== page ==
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Housing & Homelessness

L.A. to add 6,000 shelter beds for homeless Angelenos in hopes of slowing virus’ spread

Mayor Eric Garcetti on a Facebook Live video
Mayor Eric Garcetti announced Wednesday on a Facebook Live video that 42 recreation centers will be converted into shelters for homeless residents, aimed at slowing the spread of the novel coronavirus.
(Los Angeles Times)

Los Angeles will convert 42 of its recreation centers into temporary shelters for homeless residents, providing 6,000 new beds in an effort aimed at slowing the spread of the novel coronavirus, Mayor Eric Garcetti said Wednesday.

The city is looking in the initiative’s first phase to open 1,600 shelter beds at 13 recreation centers by Monday, with beds provided by the American Red Cross, Garcetti said.

The initiative comes as an array of city buildings — libraries, aquatic centers, cultural facilities and even City Hall — remain closed to the public, part of the city’s effort to reduce the number of new infections. It would more than double the number of shelter beds available in Los Angeles, said Alex Comisar, a Garcetti spokesman.

Garcetti said the move to repurpose dozens of recreation centers is needed because homeless residents are at greater risk during the pandemic.

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“This isn’t about forcing people onto a bus,” the mayor said during a live Facebook briefing on the city’s response to the virus. “This is about letting people know if you stay out here, you are at great risk of potentially dying.”

Garcetti made his announcement just one day before lawyers for Los Angeles city and county are slated to appear at an emergency court hearing on efforts to keep the virus from proliferating throughout the region’s homeless encampments.

U.S. District Judge David O. Carter scheduled the status conference in a federal case filed by the L.A. Alliance for Human Rights, a group that alleges the city and county have failed in their duty to protect public health and safety and to provide shelter to people living on the streets.

Don Steier, chairman of the alliance, called the recreation centers proposal a “stopgap measure” and said it would not keep his group from pressing ahead with its lawsuit.

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“We’ve been saying for a long time that what has been lacking is political courage to deal with the problems on the street,” Steier said. “And maybe now the mayor has found some.”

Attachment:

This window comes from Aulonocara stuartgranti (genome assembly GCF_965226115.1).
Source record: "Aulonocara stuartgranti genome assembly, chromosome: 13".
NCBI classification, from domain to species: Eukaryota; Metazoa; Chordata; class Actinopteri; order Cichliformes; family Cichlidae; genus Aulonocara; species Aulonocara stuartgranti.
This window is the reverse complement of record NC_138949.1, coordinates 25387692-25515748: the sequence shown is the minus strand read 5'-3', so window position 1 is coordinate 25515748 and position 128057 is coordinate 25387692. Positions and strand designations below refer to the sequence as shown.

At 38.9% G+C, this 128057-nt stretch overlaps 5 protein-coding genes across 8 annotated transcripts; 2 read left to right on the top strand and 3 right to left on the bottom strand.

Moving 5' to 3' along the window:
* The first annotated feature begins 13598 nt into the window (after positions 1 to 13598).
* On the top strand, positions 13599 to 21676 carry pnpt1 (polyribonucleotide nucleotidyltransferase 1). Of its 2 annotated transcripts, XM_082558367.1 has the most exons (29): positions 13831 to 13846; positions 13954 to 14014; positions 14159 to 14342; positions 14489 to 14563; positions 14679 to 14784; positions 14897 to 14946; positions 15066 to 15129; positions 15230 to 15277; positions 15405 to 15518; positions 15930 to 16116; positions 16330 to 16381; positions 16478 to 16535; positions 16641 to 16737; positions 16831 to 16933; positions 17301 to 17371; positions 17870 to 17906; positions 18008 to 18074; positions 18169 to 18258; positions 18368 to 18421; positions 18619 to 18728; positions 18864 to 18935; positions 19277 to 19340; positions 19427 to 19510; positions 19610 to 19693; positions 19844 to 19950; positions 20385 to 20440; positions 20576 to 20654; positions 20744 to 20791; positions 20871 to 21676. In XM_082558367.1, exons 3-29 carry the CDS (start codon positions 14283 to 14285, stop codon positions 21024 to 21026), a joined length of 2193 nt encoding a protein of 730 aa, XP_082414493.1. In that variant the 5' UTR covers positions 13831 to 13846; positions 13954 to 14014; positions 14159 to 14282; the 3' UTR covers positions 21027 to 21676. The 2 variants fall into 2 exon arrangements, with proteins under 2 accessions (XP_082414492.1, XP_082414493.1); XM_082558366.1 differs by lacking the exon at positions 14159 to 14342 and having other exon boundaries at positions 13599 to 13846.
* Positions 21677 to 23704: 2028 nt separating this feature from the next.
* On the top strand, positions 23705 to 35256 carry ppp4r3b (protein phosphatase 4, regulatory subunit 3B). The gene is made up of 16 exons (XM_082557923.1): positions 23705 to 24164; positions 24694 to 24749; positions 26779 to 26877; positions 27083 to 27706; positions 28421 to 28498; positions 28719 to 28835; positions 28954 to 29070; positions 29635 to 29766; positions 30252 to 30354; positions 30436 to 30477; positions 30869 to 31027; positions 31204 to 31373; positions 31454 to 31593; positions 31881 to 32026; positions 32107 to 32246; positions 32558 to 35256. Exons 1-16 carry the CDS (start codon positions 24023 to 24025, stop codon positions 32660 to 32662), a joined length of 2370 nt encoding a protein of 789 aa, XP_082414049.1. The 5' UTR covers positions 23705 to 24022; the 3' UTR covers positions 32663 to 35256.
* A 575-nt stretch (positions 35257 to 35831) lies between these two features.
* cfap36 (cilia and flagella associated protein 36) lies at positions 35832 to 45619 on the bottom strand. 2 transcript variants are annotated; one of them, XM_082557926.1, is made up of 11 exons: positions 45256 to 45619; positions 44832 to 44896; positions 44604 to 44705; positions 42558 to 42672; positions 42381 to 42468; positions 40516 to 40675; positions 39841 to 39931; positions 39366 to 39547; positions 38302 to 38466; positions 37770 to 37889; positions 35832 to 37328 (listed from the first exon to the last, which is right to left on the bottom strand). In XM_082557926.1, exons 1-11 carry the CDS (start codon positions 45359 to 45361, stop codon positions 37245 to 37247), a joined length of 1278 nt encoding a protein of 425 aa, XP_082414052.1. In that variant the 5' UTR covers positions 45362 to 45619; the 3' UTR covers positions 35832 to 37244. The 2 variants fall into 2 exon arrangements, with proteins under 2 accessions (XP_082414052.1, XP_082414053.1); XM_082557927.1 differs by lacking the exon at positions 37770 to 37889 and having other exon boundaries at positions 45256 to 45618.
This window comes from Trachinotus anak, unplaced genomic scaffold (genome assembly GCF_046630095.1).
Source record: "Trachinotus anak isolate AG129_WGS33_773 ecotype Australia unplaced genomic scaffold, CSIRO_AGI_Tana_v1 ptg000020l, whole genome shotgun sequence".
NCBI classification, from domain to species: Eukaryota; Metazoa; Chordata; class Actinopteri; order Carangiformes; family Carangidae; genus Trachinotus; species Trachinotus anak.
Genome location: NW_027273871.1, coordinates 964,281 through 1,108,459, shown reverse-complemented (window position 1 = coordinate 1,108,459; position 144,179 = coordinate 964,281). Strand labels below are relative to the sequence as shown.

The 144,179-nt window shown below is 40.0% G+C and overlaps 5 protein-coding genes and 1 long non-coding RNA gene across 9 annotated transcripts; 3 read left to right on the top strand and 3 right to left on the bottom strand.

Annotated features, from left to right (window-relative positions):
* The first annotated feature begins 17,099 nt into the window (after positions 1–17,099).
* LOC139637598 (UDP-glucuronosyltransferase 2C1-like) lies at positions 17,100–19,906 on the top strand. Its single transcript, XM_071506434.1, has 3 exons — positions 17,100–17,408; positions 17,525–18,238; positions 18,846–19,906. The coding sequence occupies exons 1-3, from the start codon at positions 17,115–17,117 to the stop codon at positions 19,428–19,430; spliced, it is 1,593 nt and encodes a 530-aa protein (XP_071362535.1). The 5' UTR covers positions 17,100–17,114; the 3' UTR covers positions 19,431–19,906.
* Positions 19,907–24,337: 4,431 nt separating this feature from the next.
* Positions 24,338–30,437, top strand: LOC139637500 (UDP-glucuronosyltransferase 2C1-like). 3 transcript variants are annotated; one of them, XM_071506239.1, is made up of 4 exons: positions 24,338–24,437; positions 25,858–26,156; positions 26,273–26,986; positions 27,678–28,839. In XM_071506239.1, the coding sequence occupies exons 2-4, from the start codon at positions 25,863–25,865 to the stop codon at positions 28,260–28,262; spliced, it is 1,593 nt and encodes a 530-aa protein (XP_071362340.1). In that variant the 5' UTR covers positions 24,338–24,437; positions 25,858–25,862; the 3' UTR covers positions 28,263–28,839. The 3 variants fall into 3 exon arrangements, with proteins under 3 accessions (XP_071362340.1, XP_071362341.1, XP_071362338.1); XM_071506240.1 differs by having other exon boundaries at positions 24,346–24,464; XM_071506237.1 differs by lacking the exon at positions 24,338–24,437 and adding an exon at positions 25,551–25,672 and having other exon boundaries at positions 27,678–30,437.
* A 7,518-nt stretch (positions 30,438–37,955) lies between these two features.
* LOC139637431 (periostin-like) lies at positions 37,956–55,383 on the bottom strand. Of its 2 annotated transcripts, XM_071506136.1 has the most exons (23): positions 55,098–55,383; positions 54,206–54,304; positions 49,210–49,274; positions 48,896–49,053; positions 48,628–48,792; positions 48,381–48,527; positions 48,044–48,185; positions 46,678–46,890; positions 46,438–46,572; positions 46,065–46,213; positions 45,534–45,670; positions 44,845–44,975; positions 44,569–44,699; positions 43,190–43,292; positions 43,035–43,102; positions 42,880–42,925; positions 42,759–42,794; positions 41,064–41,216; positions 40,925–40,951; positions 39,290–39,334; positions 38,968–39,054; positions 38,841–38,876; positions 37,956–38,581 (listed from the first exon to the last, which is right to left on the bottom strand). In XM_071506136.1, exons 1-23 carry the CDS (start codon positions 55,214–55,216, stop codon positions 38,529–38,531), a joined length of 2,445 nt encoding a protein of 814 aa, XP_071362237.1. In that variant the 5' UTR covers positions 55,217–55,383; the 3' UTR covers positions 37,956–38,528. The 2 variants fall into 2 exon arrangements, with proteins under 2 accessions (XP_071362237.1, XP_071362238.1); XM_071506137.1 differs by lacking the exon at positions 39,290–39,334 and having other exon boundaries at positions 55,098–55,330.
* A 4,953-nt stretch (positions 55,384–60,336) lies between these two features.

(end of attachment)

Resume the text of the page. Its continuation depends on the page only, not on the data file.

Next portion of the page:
Garcetti said work on opening a significant number of shelter beds has been under discussions for 2½ weeks — well before the judge scheduled Thursday’s hearing. Several council members have already voiced support for the mayor’s plan, which is expected to cost $6 million over eight weeks, not including salaries and other employee costs.

“Using city facilities like recreation centers to get our most vulnerable neighbors off the streets rapidly will help slow the spread of the virus, reducing strain on our healthcare system and protecting the health and safety of the housed and unhoused alike,” said Councilman Mike Bonin.

Still, one critic of the city’s approach toward homelessness questioned the wisdom of the proposal. Mark Ryavec, president of the Venice Stakeholders Assn., said he believes homeless Angelenos would be safer if they were placed in separate quarters, in such buildings as motels, hotels and dormitories.

Elected officials have been scrambling in recent weeks to craft a response to the threat posed by the virus among unhoused residents.

The City Council voted Tuesday to suspend enforcement of a law requiring that tents erected on sidewalks come down during daytime hours, saying such a move would slow the advance of the virus. During that meeting, the head of the Homeless Services Authority said public health officials have recommended homeless Angelenos be able to shelter in place in their tents during a pandemic.

On Wednesday, Gov. Gavin Newsom announced $150 million in emergency funding to move homeless people indoors quickly, an action meant to protect a vulnerable population and a medical system at risk of being overwhelmed.

Garcetti said he expects state and federal funds will ultimately cover much of the cost of the recreation center initiative. Under the proposal, the city would assign 28 workers to each 100-person shelter, including staffers from such agencies as the Department of Mental Health and the Department of Public Health.

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County homelessness officials are already identifying 4,000 unhoused people considered the most vulnerable to the coronavirus that causes COVID-19 because of their age and preexisting medical conditions, Garcetti said. The Centers for Disease Control and Prevention has said that the majority of COVID-19 deaths have occurred among people who are 60 or older and have underlying health conditions.

Outreach workers will be checking on homeless people who decide to stay outside to ensure they are practicing social distancing, Garcetti said. The city will also advise homeless residents that they need to space their tents at least six feet apart, he added.

Times staff writer Anita Chabria contributed to this report.


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